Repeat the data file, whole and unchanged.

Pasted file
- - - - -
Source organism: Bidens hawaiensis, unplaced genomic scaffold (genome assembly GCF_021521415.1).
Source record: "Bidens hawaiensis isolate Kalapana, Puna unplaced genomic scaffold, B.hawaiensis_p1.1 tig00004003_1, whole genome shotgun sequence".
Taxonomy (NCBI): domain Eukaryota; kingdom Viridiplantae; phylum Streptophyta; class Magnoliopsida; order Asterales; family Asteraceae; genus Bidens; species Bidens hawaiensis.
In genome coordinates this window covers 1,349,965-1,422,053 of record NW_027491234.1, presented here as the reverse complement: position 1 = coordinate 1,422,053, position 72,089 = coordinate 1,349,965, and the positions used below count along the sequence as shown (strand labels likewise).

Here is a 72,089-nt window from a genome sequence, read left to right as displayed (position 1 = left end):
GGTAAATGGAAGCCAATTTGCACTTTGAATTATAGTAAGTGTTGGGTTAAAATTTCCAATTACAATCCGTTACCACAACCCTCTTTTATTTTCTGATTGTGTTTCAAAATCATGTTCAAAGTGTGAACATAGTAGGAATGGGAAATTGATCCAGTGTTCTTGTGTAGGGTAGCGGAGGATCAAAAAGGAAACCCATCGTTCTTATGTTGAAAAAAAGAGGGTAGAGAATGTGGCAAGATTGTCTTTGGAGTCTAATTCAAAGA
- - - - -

Source organism: Bidens hawaiensis, unplaced genomic scaffold (genome assembly GCF_021521415.1).
Source record: "Bidens hawaiensis isolate Kalapana, Puna unplaced genomic scaffold, B.hawaiensis_p1.1 tig00004003_1, whole genome shotgun sequence".
Taxonomy (NCBI): domain Eukaryota; kingdom Viridiplantae; phylum Streptophyta; class Magnoliopsida; order Asterales; family Asteraceae; genus Bidens; species Bidens hawaiensis.
In genome coordinates this window covers 1,349,965-1,422,053 of record NW_027491234.1, presented here as the reverse complement: position 1 = coordinate 1,422,053, position 72,089 = coordinate 1,349,965, and the positions used below count along the sequence as shown (strand labels likewise).

Here is a 72,089-nt window from a genome sequence, read left to right as displayed (position 1 = left end):
GGTAAATGGAAGCCAATTTGCACTTTGAATTATAGTAAGTGTTGGGTTAAAATTTCCAATTACAATCCGTTACCACAACCCTCTTTTATTTTCTGATTGTGTTTCAAAATCATGTTCAAAGTGTGAACATAGTAGGAATGGGAAATTGATCCAGTGTTCTTGTGTAGGGTAGCGGAGGATCAAAAAGGAAACCCATCGTTCTTATGTTGAAAAAAAGAGGGTAGAGAATGTGGCAAGATTGTCTTTGGAGTCTAATTCAAAGA